Flores-Johnson, E. A., Rupert, T. J., Hemker, K. J., Gianola, D. S., & Gan, Y. (2015). Modelling wrinkling interactions produced by patterned defects in metal thin films. Extreme Mechanics Letters. In press.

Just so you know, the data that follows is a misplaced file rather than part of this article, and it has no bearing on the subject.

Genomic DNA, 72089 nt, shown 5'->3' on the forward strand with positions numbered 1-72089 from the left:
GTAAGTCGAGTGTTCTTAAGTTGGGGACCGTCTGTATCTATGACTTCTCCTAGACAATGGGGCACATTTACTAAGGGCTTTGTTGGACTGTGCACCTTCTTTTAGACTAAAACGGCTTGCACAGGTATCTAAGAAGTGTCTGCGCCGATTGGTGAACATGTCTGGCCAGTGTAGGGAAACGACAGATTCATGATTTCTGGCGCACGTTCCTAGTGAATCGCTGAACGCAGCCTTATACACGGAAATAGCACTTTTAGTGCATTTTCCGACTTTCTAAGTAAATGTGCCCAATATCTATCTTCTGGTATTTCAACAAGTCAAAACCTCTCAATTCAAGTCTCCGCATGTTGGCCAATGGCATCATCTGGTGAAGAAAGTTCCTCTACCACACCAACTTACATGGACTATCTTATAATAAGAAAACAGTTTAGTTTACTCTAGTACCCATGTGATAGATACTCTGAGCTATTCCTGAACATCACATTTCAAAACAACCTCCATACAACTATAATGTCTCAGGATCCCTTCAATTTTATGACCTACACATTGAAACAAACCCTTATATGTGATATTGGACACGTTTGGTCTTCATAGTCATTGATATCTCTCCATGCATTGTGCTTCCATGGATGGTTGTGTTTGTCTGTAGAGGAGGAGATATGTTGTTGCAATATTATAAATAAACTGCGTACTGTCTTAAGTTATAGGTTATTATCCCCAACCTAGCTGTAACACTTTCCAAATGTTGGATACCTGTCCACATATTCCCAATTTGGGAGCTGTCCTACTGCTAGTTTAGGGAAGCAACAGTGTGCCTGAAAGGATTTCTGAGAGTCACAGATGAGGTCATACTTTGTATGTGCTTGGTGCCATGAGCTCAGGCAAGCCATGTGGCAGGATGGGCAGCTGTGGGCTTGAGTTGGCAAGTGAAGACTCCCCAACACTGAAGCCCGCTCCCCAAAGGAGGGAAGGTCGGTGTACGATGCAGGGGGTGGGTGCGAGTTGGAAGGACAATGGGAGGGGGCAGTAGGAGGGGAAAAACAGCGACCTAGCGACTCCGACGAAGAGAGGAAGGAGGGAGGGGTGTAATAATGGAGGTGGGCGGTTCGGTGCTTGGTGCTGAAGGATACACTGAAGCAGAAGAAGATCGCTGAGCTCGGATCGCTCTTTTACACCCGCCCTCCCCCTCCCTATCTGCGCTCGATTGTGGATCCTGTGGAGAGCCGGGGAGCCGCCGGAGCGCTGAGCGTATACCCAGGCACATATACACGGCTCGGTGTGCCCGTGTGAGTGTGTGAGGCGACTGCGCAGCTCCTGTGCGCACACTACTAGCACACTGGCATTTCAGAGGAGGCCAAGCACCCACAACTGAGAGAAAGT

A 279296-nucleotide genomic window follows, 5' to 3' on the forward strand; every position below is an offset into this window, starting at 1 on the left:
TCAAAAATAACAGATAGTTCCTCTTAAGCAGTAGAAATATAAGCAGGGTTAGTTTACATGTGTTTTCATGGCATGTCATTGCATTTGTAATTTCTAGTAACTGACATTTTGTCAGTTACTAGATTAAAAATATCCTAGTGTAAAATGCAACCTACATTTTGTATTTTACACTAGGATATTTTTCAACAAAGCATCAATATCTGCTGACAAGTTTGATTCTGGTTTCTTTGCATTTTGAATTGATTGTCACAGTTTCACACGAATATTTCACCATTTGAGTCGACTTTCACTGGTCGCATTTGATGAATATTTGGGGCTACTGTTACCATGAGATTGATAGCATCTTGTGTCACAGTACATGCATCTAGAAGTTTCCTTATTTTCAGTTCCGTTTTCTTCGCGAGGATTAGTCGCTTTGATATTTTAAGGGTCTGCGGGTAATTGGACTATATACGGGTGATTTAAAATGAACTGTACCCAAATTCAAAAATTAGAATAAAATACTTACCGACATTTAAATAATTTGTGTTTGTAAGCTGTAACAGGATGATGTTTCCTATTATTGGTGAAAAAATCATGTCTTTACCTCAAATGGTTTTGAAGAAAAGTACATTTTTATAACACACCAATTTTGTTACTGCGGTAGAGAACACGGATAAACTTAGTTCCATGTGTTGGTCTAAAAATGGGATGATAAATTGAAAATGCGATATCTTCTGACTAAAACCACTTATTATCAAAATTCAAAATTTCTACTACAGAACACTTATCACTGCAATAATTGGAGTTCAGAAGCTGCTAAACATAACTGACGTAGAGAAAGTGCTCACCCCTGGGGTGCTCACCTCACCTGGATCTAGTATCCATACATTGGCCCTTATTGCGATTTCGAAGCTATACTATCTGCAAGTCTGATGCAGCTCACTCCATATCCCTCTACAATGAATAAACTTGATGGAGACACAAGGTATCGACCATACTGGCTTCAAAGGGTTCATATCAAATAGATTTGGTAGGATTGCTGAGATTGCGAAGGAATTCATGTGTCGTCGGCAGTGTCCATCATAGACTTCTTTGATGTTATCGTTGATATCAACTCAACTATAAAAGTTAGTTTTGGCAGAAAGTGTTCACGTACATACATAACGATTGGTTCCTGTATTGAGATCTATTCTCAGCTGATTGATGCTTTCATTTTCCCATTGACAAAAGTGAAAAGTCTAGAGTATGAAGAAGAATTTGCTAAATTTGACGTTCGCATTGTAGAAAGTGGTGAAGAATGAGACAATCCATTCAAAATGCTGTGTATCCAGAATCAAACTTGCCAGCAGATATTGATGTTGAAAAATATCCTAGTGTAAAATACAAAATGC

Wrinkling patterns in freestanding metal thin films under tensile loading are investigated through finite-element simulations with experimental validation. Numerical simulations of the tensile testing of a thin film specimen with different arrays of holes were conducted. Good agreement between experiments and simulations was found for not only the spatial wrinkling pattern distributions, but also the pattern evolution over the different loading stages. The numerical results show that plasticity plays an important role in the evolution of wrinkling patterns and their associated interactions in Al thin films. It was found that the spacing between defects and defect size control the level of interaction between wrinkle branches generated by the defects. Strong interactions resulted in the merging of different wrinkle branches into one single wrinkle with a large displacement amplitude and a well-defined profile in the out-of-plane direction. The simulations proved to be robust in their descriptions of the experimentally observed wrinkling phenomenon and could be used to predict wrinkling in other hole-patterned thin film configurations. The interaction and merging of wrinkle branches from multiple holes indicate that the resulting wrinkle patterns can be manipulated by using different defect configurations to achieve a desired wrinkled “microstructure”.